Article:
"When your ride goes out, you’re screwed
Life brings with it a whole host of minor annoyances, things which aren’t major tragedies but cause you to get stressed the hell out and unable to function rationally.
One example is having your car break down. The brakes on my 1990 Toyota Celica went out and I was left carless, miles away from any useful bus line and with no way to get anywhere.
When you live your life ghetto-style, paying cash for everything and living check-to-check, you don’t have emergency funds on standby, so I had to improvise.
Luckily, I have a few buddies who are handy with cars so I called in a favor and got them to agree to put new brakes on my car, which is sitting immobile at home. After jacking up my car, they found that the driver’s side caliper had seized up and was useless.
Working in 90-degree heat, they weren’t happy about this development and it took many bottles of Budweiser to appease them. “I want to replace all the water I’ve sweated out with beer,” my friend said.
OK, so now I have to find a simple part. After calling up every auto-supply store in town, it became apparent that nobody in Indianapolis carries the part and it’d have to be special-ordered. But most of the places required pre-payment to order the part, and with no way to get to the store, I was still screwed.
Here’s something I hadn’t realized before last weekend: You won’t find many auto-parts stores in nice neighborhoods. Almost all of the stores I called were either in the hood, close to the hood or within walking distance of the hood.
Given that half of Indianapolis, including where I live, could be described as ghetto, that’s not saying a lot, but it’s still a telling point.
“Rich people can afford to take their cars to the dealership,” my friend explained. “They don’t work on their cars. Poor people work on their cars.”
Then there’s the question of whether my car is even worth fixing. I bought it in 1994 and it’s survived, barely, through the years. Sure, a burglar bashed in a window, but I fixed that with a stylish application of duct tape. The duct tape identifies me as a rare and discerning person with a “can-do” attitude.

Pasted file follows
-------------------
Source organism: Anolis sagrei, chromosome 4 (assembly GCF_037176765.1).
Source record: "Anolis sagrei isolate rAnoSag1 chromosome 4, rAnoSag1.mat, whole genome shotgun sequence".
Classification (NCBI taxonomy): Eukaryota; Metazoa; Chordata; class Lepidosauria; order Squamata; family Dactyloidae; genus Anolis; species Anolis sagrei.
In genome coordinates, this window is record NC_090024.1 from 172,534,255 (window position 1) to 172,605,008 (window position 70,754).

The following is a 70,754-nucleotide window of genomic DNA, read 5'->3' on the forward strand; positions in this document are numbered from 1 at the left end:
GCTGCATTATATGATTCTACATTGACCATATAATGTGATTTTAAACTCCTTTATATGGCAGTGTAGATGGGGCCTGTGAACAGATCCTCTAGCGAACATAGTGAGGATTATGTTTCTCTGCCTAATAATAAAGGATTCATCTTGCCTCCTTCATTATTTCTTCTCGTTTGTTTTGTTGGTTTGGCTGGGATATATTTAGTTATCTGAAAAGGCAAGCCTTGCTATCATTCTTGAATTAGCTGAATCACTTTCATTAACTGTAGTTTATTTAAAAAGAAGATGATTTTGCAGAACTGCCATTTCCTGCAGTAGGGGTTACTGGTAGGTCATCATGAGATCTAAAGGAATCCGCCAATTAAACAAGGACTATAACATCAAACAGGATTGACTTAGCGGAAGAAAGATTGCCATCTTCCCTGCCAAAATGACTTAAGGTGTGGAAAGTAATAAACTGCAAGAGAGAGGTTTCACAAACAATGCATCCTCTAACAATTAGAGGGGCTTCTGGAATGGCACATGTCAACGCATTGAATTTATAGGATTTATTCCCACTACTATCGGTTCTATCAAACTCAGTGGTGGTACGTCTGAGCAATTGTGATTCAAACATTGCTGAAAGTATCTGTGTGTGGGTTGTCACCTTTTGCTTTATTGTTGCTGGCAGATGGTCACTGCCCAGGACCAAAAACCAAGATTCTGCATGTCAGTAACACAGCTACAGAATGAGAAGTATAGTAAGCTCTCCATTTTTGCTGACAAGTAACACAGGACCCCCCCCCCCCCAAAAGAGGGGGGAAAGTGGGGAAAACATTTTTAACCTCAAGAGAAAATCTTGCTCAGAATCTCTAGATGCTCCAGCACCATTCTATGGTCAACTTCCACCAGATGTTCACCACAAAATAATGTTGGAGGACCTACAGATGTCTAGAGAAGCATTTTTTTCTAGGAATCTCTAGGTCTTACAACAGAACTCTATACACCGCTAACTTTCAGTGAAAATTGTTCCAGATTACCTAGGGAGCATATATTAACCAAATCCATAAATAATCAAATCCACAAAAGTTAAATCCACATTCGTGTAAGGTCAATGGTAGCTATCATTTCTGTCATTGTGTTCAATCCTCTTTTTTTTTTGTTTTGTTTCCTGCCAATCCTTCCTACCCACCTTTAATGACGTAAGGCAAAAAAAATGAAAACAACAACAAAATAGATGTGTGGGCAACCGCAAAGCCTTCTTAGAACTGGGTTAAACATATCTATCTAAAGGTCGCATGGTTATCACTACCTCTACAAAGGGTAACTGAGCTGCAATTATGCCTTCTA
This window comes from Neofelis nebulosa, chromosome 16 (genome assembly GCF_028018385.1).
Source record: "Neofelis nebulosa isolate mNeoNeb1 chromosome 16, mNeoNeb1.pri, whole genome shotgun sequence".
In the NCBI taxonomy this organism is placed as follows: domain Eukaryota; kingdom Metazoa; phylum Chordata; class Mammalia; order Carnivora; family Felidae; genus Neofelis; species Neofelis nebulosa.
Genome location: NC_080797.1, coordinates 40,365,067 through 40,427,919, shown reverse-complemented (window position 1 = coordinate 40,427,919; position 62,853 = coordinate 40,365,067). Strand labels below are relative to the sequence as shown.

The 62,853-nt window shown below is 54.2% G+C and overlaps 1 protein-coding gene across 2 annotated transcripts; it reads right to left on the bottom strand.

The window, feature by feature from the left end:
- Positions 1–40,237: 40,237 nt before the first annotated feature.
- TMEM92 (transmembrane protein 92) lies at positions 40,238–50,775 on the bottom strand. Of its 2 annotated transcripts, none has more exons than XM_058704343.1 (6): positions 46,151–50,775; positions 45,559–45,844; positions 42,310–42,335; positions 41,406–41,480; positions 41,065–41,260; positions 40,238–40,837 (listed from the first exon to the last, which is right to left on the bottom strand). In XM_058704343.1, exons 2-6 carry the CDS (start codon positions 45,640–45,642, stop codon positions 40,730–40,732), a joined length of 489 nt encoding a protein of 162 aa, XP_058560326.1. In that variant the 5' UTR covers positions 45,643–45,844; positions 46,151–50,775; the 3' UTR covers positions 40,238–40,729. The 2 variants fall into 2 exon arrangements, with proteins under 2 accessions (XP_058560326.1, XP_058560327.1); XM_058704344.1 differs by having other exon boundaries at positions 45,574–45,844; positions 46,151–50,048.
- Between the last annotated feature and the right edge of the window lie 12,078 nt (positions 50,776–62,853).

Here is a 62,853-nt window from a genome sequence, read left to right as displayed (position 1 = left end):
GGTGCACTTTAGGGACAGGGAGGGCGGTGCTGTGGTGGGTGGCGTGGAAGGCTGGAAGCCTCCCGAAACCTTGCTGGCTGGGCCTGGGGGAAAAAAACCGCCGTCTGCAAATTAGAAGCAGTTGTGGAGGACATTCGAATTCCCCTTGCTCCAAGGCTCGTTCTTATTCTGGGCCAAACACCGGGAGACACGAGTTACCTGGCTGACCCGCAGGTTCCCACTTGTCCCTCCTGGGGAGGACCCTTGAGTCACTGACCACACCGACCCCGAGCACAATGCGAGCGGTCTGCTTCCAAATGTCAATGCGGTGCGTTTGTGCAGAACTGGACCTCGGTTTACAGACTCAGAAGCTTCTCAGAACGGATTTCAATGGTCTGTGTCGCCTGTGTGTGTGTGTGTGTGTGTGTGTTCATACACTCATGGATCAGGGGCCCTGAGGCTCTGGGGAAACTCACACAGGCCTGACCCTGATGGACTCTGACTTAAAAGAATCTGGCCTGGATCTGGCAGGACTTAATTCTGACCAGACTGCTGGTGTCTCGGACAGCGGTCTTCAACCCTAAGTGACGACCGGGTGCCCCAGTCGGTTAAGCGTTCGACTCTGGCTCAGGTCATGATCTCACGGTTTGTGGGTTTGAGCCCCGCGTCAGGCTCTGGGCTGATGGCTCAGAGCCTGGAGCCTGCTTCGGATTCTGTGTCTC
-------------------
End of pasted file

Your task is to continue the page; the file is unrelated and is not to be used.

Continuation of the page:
The radio and AC haven’t been in operating condition since the Clinton Administration. And the mountains of garbage in the car act more effectively as a theft deterrent than the most expensive alarm system.
Nobody can break into my trunk, because it’s been broken for at least three years. In other words, my car is crimeproof because even the most desperate crackhead won’t steal garbage.
I looked around for a replacement vehicle, without much luck.
My neighbor had a ’93 Dodge Ram pickup truck for sale. The bottom is rusting out, there’s some body damage and it looks pretty weathered. It also has the distinction of being possibly the singularly most redneck-looking vehicle in existence.
I fancied the idea of my love and I cruising down the road, a Dale Jr. window decal in the back window, a George Bush bumpersticker affixed to the back and the windows rolled down. Add a rebel flag to the mix and I’d have turned into Larry the Cable Guy overnight.
But the guy ended up not wanting to sell his truck. So I was back to square one. My dreams of instant Red State America citizenship had been dashed.
Meanwhile, I was still stranded. Being carless is like being stricken with erectile dysfunction or being unable to walk. For the last decade-plus, I’d drive by stranded motorists and feel confident in the fact that no matter how ugly my car looked, at least it was moving, unlike theirs.
Like Nostradamus, I foresaw this development. I’d stopped using the car for anything other than driving to and from work. “Every mile I drive now is one more mile I’ll be walking later,” I told people.
Being stuck without a car means having to do without anything not within walking distance. Luckily, I could walk to CVS for the essentials: cigarettes, ice and beer. I had enough packages of ramen to withstand a national disaster, so food wasn’t a concern.
I used the occasion to master my World Cup videogame. I was using the French national team because of my new hero, Zinedine Zidane, the Ron Artest of soccer. I was able to reverse centuries of losses and surrenders for the French and lead them to victory in the tournament, beating the hell out of Germany in the finals.
I listened to mountains of CDs and re-read a few books. I still felt helpless. Visiting friends could only sympathize with my plight. As of NUVO press time, I was still seeking out the elusive caliper. One day I shall prevail and be back in the club of motorists. Hopefully.
Sissom, the ace detective
Longtime readers of NUVO will remember Carol Schultz Sissom, who wrote a series of cover stories in the 1990s about the notorious LaSalle Street murders, one of the biggest unsolved murder cases in city history. I’ll be doing a feature on her soon, but I wanted to plug her book signing at 1 p.m. this Saturday at the Waldenbooks in Greenwood. For more information, visit carolsissom.com.